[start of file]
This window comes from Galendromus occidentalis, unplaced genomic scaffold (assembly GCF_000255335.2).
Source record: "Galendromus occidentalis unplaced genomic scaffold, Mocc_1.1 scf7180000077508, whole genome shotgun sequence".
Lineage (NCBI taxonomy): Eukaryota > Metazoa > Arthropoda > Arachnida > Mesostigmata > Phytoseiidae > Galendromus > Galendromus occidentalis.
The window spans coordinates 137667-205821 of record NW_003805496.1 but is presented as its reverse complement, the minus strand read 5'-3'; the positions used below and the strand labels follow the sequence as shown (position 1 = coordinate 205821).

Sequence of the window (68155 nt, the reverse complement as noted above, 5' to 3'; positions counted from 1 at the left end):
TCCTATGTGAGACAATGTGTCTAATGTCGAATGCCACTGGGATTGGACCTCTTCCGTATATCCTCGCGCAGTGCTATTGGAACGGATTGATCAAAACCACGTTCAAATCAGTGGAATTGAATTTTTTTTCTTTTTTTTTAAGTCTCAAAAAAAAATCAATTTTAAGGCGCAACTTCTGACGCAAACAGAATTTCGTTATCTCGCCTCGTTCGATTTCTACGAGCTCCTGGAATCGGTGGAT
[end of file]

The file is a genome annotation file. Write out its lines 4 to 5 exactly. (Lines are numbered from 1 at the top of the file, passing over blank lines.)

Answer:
The window spans coordinates 137667-205821 of record NW_003805496.1 but is presented as its reverse complement, the minus strand read 5'-3'; the positions used below and the strand labels follow the sequence as shown (position 1 = coordinate 205821).

Sequence of the window (68155 nt, the reverse complement as noted above, 5' to 3'; positions counted from 1 at the left end):